Old Hyde

Old Hyde
Pole Bank 1910 ----------------------------------------------------------Town Hall 1937 --------------------------------------------- Cenotaph 1990

Wednesday, 28 July 2010

Bus Station, Hyde mid-20th Century

Bus Station, Hyde mid-20th Century

This photograph of Hyde Bus Station [from Nancy & Tom's Hyde, Cheshire blog] is from the late 1950s or early 60s. In the background is the recently closed Astoria Bingo Hall.

On the left is George Street which was totally demolished when the M67 motorway was pushed through in the 1970s.

The post-motorway bus station still had the passengers waiting on the outside under draughty "shelters" with inadequate seating.

Hyde got a new bus station in 2005 where the buses circulate around the outside while passengers wait within an all-weather designed area.

You can see how it looks now on Hyde Daily Photo.

For more B posts visit ABC Wednesday

Monday, 26 July 2010

Hyde Hall in 1794

Hyde Hall in 1794

According to Pigot & Company's Trade Directory of 1834
Hyde Hall, the seat of Hyde John Clarke, Esquire, is a building of some considerable antiquity; recent improvements have deprived the exterior of its ancient appearance, but a greater part of the interior is in its original state. It is pleasantly situated on the river Tame, but the rapid progress made in manufacture, and the introduction of machinery to such a vast extent and power has materially deteriorated from the beauties of the adjacent scenery.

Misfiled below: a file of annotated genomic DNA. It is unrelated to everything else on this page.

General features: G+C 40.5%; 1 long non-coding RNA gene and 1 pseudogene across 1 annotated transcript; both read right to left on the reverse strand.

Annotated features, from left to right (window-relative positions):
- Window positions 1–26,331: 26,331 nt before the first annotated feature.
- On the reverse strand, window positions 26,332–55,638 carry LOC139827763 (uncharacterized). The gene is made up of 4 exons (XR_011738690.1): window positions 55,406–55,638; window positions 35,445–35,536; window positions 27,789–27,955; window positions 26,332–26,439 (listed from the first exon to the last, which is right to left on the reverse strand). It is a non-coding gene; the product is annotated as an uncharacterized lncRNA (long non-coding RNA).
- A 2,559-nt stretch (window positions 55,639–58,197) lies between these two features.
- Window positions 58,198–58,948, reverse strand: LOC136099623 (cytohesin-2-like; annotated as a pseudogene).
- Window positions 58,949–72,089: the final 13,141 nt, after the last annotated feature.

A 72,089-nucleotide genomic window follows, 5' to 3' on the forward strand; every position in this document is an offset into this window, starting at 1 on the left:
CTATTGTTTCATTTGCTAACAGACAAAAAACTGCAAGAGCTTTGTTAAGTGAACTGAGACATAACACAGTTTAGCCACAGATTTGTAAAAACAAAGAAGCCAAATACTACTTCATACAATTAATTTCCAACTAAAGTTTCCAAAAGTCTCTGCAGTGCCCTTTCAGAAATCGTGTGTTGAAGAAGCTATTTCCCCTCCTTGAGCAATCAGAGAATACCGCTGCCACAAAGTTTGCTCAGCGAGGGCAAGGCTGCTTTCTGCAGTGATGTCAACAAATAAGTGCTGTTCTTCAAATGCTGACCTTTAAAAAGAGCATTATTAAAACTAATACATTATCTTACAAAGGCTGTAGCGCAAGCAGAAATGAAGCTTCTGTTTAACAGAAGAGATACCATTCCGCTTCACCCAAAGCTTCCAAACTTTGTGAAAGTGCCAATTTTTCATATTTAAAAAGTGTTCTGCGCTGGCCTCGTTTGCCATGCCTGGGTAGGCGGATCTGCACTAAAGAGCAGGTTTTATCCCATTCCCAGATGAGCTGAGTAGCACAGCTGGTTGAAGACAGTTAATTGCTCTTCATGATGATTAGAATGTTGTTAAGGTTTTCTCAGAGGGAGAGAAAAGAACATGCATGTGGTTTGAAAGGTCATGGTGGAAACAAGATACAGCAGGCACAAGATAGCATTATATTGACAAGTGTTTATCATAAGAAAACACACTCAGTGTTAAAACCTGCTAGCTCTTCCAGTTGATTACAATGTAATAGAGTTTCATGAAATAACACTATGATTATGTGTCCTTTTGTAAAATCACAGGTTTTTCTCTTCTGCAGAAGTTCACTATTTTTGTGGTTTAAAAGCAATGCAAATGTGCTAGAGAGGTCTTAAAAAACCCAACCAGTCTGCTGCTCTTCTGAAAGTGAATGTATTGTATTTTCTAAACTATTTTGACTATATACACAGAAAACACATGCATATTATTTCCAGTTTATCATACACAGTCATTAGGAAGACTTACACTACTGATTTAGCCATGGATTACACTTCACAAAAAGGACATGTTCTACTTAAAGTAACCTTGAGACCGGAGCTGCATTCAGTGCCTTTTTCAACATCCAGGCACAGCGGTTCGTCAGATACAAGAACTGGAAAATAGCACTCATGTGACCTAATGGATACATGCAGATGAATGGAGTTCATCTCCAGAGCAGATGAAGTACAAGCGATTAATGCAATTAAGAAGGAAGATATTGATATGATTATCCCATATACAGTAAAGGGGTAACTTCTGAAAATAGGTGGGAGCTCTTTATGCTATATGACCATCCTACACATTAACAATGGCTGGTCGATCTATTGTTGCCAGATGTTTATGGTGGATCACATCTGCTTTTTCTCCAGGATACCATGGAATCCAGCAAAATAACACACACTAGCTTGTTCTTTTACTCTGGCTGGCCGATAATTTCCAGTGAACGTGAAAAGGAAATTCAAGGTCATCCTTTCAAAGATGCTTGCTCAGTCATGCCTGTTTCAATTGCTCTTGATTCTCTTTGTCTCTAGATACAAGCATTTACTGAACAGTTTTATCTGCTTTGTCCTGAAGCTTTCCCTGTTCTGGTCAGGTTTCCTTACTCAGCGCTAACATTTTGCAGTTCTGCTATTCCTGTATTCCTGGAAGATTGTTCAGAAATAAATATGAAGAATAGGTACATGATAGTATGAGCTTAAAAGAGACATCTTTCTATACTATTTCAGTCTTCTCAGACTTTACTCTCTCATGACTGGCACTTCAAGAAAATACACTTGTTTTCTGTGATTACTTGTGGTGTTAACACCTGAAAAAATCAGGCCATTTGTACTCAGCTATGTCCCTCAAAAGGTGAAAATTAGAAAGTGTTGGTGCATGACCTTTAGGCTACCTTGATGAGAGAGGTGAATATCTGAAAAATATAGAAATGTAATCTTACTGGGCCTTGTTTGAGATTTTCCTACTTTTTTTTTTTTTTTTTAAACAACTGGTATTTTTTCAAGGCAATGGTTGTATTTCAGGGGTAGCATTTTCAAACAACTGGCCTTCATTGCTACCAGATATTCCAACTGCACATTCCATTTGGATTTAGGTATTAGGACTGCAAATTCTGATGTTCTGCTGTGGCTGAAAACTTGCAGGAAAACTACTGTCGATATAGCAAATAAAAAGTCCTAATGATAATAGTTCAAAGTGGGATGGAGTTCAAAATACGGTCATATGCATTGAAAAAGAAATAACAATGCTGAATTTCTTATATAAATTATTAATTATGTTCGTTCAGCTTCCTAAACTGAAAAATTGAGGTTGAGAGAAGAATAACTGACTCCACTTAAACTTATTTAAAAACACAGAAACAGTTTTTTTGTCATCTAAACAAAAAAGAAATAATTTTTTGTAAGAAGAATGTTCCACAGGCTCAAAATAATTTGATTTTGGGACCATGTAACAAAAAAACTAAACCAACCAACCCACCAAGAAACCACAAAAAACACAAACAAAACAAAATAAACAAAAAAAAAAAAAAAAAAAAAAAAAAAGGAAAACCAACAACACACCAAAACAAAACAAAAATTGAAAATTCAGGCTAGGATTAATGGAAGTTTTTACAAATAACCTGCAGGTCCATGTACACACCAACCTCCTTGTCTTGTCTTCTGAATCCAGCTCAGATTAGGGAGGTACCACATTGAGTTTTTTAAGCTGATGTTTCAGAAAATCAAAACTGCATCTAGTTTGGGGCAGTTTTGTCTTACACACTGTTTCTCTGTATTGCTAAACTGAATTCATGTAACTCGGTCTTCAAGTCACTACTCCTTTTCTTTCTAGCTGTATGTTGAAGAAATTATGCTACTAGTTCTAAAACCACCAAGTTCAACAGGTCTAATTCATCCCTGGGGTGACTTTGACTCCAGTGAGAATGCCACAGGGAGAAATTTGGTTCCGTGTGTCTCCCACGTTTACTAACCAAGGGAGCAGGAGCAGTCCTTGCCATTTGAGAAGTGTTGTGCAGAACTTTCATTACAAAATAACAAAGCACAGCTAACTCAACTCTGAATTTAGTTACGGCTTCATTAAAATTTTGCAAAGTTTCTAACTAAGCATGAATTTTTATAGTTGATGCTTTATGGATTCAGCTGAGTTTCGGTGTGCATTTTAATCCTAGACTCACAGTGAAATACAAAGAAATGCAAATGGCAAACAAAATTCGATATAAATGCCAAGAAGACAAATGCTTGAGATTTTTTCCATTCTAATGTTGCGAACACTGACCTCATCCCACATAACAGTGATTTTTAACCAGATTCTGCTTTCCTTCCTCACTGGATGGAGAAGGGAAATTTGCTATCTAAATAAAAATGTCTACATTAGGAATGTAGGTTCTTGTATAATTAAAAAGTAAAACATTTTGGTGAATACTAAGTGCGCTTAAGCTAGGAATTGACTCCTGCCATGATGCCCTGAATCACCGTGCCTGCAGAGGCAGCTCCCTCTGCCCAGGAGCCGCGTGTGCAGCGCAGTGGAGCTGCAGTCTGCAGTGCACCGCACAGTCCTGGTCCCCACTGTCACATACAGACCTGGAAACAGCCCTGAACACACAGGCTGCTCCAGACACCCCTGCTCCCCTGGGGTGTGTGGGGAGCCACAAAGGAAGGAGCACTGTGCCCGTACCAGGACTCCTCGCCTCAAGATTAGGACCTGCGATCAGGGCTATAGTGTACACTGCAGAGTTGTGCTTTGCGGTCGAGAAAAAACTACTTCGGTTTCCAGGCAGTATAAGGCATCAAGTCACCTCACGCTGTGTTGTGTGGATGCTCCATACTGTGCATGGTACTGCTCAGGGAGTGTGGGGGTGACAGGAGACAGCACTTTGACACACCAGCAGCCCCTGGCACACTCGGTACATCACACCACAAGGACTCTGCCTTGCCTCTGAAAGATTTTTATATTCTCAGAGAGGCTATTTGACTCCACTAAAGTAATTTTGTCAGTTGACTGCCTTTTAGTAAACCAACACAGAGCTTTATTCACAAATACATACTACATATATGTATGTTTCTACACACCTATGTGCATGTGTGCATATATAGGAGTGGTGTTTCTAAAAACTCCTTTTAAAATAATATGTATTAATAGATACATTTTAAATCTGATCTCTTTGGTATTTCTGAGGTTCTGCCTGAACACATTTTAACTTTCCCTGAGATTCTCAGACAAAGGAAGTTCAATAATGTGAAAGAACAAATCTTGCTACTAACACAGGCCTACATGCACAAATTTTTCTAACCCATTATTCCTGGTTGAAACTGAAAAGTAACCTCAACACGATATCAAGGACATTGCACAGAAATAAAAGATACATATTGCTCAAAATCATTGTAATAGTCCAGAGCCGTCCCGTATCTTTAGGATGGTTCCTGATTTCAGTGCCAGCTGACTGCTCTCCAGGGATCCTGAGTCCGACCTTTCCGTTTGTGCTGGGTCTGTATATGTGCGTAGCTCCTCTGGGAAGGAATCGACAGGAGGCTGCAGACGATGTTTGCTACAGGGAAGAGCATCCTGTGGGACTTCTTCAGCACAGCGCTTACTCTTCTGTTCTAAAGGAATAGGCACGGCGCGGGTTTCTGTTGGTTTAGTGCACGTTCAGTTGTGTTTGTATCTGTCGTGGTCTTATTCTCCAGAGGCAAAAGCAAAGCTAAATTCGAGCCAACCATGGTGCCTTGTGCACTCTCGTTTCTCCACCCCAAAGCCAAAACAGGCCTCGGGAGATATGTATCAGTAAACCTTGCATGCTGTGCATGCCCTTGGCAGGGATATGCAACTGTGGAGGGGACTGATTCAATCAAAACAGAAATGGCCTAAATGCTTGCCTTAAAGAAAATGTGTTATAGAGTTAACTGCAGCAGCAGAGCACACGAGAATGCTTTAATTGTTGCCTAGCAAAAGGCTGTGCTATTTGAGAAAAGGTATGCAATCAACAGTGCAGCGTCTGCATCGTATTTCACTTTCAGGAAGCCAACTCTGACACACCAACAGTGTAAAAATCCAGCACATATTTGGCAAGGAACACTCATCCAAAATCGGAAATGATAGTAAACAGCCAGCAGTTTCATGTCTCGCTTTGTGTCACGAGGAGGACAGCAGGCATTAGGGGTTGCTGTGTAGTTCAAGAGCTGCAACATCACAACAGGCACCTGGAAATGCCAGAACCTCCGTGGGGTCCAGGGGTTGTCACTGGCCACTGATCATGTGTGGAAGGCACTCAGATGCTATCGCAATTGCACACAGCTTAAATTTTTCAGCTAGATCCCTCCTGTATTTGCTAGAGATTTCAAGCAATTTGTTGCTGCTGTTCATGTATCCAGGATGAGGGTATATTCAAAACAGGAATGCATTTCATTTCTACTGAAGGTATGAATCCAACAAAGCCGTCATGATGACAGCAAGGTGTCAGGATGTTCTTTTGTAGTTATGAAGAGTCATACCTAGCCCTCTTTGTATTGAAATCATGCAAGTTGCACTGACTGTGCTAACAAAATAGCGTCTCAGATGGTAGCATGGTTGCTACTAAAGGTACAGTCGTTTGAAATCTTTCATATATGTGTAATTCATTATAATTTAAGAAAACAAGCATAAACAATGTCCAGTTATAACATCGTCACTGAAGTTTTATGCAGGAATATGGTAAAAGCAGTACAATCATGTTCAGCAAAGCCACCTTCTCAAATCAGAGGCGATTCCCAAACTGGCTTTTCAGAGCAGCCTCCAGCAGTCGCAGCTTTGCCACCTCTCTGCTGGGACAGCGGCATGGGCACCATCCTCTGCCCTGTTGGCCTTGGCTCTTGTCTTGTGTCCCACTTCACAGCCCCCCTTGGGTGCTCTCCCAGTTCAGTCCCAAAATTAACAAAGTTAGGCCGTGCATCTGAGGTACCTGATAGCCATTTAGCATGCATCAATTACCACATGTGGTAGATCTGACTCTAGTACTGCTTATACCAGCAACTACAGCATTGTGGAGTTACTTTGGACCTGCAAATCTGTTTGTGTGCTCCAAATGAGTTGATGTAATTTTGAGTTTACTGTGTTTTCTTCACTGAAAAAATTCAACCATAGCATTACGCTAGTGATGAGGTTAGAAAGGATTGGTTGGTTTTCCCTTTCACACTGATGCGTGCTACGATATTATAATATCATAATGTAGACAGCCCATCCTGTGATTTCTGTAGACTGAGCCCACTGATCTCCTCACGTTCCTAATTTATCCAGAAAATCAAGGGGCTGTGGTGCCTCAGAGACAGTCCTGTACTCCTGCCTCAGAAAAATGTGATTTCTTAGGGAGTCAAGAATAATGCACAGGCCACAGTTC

Hyde Hall (not to be confused with its surviving namesake in Denton) was situated on the left bank of the river Tame, a short distance to the east of Clarke's Bridge over the river (not to be confused with Captain Clarke's Bridge over the Peak Forest Canal). The drive to the hall was off Mill Lane, just above the bridge. On the opposite side of the river in Glass House Fold, Haughton, Lancashire, the Clarke family worked coal pits where a company of refugee Flemish glass makers and blowers had settled during the reign of Elizabeth I.